By Tom Wilson
LONDON, Feb 15 (Reuters) – As cryptocurrencies increasinglygo mainstream, pressure is growing on the world’s biggestcentral banks to move forward with their plans to issue digitalcash and fend off private sector threats to traditional money.
The biggest cryptocurrency, bitcoin, has shiftedfrom the fringes of finance towards embrace by major investors,companies and even cities. Tesla Inc’s $1.5 billion bethas sent bitcoin to record highs of almost $50,000 and theFacebook-backed digital currency Diem, formerly known asLibra, aims to launch this year.
Central banks from the Group of Seven nations set out inOctober how a digital currency could function, though progresshas been slow. The communique from last week’s G7 financeministers’ meeting did not mention the nascent technology.
Here’s the latest on central bank digital currencies (CBDC).
WHAT ARE THEY?
CBDCs are the electronic equivalent of cash.
Like banknotes or coins, they would give holders a directclaim on the central bank, leapfrogging commercial banks. Backedby central banks, they would be as “risk-free” as traditionalmoney, and let holders make online payments.
Access to central bank money beyond physical cash has so farbeen restricted to financial institutions. Extending it to thebroader public would have major economic and financialrepercussions.
WHY DO CENTRAL BANKS THINK WE NEED IT?
Central banks fear losing control of the global paymentssystem to cryptocurrencies, which are typically not controlledby any central body – or to private entities, such as in thecase of Diem.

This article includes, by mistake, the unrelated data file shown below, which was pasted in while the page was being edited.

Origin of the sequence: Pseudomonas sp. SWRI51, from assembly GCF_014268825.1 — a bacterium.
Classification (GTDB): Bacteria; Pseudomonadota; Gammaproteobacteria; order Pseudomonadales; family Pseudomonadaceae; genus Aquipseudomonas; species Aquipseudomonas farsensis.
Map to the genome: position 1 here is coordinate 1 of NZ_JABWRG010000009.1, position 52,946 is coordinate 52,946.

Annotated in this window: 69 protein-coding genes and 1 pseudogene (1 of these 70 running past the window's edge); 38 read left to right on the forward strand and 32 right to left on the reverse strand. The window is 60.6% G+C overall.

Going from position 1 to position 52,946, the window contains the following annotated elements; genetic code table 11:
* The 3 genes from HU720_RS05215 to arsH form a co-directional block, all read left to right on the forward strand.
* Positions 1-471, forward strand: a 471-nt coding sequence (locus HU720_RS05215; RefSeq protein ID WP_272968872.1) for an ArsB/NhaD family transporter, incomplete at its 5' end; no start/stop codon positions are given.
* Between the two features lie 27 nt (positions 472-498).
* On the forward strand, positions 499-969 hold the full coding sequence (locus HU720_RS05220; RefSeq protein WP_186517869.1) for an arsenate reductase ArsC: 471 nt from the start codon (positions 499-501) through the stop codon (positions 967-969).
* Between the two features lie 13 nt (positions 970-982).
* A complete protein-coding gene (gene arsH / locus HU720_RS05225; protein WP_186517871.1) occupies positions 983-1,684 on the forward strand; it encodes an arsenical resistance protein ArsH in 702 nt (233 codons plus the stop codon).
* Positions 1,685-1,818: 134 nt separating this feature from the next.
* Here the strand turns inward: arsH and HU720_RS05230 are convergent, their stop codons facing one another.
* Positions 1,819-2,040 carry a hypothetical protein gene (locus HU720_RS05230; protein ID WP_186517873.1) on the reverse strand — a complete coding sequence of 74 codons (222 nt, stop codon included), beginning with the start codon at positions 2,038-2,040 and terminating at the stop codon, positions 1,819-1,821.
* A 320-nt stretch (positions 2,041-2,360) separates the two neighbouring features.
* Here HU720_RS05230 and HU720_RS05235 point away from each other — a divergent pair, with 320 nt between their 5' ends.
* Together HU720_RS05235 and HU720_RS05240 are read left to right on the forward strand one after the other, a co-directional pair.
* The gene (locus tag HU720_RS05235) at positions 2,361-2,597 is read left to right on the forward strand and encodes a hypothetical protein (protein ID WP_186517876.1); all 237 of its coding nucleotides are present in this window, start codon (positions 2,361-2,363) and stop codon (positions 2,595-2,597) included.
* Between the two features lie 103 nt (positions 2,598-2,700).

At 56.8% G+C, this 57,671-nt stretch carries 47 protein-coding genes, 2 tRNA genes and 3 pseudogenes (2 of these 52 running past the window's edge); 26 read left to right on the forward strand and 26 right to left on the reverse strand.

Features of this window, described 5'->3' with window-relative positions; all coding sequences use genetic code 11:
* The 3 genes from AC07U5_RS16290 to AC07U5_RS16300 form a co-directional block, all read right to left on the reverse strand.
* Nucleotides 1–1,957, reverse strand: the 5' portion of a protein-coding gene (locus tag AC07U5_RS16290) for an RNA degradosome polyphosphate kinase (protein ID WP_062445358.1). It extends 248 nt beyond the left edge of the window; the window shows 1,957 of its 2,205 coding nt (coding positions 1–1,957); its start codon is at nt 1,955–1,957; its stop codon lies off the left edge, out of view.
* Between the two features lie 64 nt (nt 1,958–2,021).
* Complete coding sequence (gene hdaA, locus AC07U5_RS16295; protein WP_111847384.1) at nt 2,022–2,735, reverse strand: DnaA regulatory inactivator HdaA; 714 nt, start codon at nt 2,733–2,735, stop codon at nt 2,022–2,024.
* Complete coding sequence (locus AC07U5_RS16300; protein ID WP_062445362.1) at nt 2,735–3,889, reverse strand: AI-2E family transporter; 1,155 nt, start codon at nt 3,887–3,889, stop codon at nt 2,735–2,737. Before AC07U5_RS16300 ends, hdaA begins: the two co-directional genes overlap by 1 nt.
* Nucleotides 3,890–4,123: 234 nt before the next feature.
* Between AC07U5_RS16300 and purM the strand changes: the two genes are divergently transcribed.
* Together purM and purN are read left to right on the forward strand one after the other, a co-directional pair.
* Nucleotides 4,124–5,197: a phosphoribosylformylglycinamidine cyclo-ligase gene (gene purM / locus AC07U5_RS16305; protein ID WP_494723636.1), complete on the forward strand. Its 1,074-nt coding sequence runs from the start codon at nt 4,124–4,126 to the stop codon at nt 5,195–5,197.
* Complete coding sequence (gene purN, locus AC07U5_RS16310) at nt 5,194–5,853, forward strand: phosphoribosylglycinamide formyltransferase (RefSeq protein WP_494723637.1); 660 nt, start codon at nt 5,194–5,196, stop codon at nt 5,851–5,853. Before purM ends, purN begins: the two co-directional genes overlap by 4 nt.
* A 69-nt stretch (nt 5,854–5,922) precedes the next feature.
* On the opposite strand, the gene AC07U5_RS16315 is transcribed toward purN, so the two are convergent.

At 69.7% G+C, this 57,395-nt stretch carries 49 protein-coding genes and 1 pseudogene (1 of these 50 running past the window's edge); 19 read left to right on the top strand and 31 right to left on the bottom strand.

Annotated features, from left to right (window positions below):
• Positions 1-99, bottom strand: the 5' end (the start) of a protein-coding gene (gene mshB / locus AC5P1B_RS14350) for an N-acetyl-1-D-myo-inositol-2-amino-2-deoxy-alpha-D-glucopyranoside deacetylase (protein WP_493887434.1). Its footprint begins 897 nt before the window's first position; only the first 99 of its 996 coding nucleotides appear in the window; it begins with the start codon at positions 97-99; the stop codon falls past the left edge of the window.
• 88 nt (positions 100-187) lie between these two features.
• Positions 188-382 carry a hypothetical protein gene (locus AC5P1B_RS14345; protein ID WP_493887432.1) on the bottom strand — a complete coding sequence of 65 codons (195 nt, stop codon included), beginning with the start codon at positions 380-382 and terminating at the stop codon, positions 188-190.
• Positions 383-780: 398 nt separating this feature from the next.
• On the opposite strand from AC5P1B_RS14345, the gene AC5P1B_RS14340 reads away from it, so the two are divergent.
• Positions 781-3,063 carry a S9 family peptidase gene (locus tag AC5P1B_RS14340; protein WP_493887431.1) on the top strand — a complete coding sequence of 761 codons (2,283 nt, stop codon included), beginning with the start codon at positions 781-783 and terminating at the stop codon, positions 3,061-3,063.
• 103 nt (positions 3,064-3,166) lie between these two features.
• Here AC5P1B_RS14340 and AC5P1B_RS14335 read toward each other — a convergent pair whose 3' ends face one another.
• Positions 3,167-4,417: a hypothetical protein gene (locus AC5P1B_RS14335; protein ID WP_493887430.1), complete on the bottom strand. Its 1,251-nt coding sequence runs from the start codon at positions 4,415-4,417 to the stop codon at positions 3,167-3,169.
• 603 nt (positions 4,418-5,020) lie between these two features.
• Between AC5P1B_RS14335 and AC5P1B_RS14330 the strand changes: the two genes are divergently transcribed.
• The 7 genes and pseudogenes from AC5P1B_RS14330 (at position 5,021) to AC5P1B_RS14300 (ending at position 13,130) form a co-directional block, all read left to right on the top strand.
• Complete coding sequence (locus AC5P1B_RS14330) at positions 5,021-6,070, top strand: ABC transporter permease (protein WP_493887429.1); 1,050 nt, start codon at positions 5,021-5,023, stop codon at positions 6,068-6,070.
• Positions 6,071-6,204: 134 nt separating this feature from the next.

That could weaken central banks’ grip on money supply, oneof the main avenues for steering economies. And the threat hasgrown more real amid the snowballing mainstream embrace ofdigital currencies.
Financial firms BNY Mellon and Mastercard saidlast week they would offer support for digital assets, while thecity of Miami is seeking to allow the use of bitcoin for payingworkers, and for fee and tax payments.
As the use of physical cash declines, a CBDC would be asafer digital payments alternative to cryptocurrencies.
WHAT WOULD A CBDC LOOK LIKE?
Here’s where views differ.
A CBDC could take the form of a token saved on a physicaldevice, like a mobile phone or a pre-paid card, making it easierto transfer offline.
Alternatively, it could exist in accounts managed by anintermediary like a bank, which would help authorities police itand potentially remunerate it with an interest rate.
While the idea of a CBDC was born in part as a response tocryptocurrencies, there’s nothing to say it should useblockchain, the distributed ledger that powers these tokens.
The People’s Bank of China said its digital yuan would notrely on blockchain.
WHICH CENTRAL BANKS ARE LEADING?
The People’s Bank of China aims to become the first majorcentral bank to issue a CBDC, part of its push tointernationalise the yuan and reduce dependence on thedollar-dominated payment system.
State-run Chinese commercial banks are already testing adigital wallet application, local media reports said. E-commercecompany JD.com Inc in December said it wasChina’s first virtual platform to accept the homegrown digitalcurrency.
The European Central Bank and the Bank of England havelaunched consultations, though ECB President Christine Lagardesaid last month any digital euro would take years. The Bank ofJapan and the U.S. Federal Reserve have taken a backseat.
Sweden’s Riksbank has begun testing an e-krona, while theBank of Canada has also accelerated work on its digitalcurrency.
Smaller nations are forging ahead, too: The Bahamas lastyear become the first nation to roll out a CBDCnationwide.
WHAT ARE THE RISKS?
Central banks fear any mass migration to CBDC would hollowout commercial banks, depriving them of a cheap and stablesource of funding like retail deposits.
In a crisis, this would make them vulnerable to a run ontheir coffers as clients would prefer the safety of an accountguaranteed by the central bank.
For this reason, most designs envision a cap on how mucheach consumer would be allowed to hold in CBDC. Remunerationrates might be lower to reduce the attraction.(Reporting by Tom Wilson; Additonal reporting by FrancescoCanepa in FrankfurtEditing by Susan Fenton)